The Movie Waffler New Release Review - <i>Bastards</i> | The Movie Waffler

New Release Review - Bastards

A sailor plots revenge against the businessman responsible for the ruin of his sister's family.

Directed by: Claire Denis
Starring: Vincent Lindon, Chiara Mastroianni, Julie Bataille, Lola Créton, Michel Subor

Merchant sailor Marco (Lindon) returns to France following the suicide of his brother-in-law and the hospitalization of his troubled niece (Creton). The latter, he is informed by a doctor, has been subjected to horrendous sexual abuse. Discovering successful businessman Eduard Laporte (Subor) is the man responsible, Marco moves into Laporte's apartment building, at great personal expense, and seduces his trophy wife (Mastroianni) while plotting a violent act of revenge.
The non-linear narrative can work effectively and is best employed to evoke the contrast between two time periods. Think how well it works to illustrate the breakdown of relationships in Blue Valentine and The Broken Circle Breakdown. All too often, however, it's employed in a gimmicky fashion, usually to make an uninspired narrative appear a lot more interesting and complex than it actually is. That's certainly the case with Bastards, the provocatively titled new film from France's most celebrated female auteur, Claire Denis. The story is a lot more straightforward and unoriginal than you're initially led to believe by Denis's chopped up narrative and by the film's conclusion you're left asking "Is that it?", thanks to being teased throughout that you were being fed something a lot more substantial.
Bastards may not be shot with a male gaze (though you wouldn't think it from the manner in which Denis's camera frequently scans Creton's naked physique as though performing a full body x-ray) but it's certainly exploitative. Denis revels in the gory details of her story like a 14-year-old schoolboy attempting to shock his English teacher with a provocative essay. Creton's abuse is relayed to us several times, through dialogue (a doctor bluntly describes the damage wrought on her genitalia), suggestive images (a bloodied corn cob discarded at the scene of the crime), and finally an explicit look at the footage filmed of her rape. The latter is implausibly over-stylized, with camera angles that contradict the camera placement we've earlier been made aware of, and the musical accompaniment creates the appearance of a post-watershed music video. It's a glossy treatment of a grimy incident.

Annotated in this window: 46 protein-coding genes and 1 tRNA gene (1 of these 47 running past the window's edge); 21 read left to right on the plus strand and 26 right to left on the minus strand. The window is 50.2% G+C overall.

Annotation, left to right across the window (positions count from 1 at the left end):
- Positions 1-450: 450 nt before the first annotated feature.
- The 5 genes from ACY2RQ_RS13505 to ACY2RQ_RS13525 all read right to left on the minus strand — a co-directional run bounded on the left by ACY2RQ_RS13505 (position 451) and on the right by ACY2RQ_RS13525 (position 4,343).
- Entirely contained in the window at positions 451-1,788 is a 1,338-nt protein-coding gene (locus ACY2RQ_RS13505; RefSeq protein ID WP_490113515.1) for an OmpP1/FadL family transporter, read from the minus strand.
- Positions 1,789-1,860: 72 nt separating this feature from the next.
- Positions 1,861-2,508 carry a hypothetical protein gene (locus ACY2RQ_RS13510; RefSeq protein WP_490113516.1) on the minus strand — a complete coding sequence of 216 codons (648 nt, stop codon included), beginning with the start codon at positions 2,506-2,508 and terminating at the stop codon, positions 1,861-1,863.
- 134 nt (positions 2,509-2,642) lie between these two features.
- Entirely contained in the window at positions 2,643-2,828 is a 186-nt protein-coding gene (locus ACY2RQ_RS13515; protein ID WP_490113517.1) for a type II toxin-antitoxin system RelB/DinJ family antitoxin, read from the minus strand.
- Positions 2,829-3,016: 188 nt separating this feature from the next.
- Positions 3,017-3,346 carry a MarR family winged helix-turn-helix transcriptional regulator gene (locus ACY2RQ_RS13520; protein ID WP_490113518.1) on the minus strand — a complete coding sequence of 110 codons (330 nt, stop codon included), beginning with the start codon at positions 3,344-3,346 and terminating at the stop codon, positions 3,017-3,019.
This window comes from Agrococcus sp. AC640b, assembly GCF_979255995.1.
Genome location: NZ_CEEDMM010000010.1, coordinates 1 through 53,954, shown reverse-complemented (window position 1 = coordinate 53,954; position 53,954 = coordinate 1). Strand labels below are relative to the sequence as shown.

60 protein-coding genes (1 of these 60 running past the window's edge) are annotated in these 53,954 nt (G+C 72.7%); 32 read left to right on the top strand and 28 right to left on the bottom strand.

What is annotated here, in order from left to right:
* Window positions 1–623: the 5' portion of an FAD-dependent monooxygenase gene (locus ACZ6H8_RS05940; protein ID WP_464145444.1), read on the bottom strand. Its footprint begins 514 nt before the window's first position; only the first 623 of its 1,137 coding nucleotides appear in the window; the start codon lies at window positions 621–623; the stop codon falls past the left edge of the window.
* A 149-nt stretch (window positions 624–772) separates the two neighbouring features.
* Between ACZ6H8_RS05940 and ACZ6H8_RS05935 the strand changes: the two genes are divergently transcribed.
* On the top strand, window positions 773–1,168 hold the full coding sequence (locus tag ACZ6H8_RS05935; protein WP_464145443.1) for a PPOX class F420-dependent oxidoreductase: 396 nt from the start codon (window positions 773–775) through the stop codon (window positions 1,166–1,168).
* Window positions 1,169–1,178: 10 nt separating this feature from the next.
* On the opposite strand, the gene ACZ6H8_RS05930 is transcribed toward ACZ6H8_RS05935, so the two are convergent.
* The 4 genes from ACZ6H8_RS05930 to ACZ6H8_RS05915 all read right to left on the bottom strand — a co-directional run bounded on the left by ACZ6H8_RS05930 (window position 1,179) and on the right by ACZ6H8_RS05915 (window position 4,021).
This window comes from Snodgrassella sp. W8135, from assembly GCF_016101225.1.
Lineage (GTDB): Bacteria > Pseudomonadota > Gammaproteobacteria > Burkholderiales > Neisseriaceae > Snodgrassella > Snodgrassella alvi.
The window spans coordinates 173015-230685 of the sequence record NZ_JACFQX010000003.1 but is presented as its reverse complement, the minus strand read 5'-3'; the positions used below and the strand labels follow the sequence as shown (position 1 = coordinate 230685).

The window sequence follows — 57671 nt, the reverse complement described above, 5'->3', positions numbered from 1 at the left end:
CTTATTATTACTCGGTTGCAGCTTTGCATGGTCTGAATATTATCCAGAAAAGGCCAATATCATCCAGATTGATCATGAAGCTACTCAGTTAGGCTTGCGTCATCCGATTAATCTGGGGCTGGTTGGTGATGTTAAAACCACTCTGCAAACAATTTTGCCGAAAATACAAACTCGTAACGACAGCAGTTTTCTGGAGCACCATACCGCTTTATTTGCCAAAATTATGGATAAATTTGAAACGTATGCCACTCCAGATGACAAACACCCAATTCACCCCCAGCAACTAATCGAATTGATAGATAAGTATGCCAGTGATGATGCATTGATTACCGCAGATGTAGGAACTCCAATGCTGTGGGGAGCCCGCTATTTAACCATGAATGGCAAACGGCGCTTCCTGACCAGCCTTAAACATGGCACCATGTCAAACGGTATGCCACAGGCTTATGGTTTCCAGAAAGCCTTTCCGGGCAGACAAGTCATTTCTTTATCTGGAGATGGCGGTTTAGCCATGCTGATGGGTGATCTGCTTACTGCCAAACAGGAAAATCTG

The central plot of Bastards owes a lot to John Ford's classic tale of obsessive revenge, The Searchers, but in Denis's film it's hard to swallow that Creton would want to remain with her particular abductees, given the level of abuse Denis relates to us. Lindon is impressive in the Ethan Edwards role but it's difficult to buy his carefree seduction of Mastroianni, who falls for him immediately (Lindon is no George Clooney).
There's an immature streak running through contemporary French cinema, with too many film-makers wasting their talent courting controversy. Unfortunately these are the Gallic movies that seem to be getting all the attention. Let's not encourage them any further.

Eric Hillis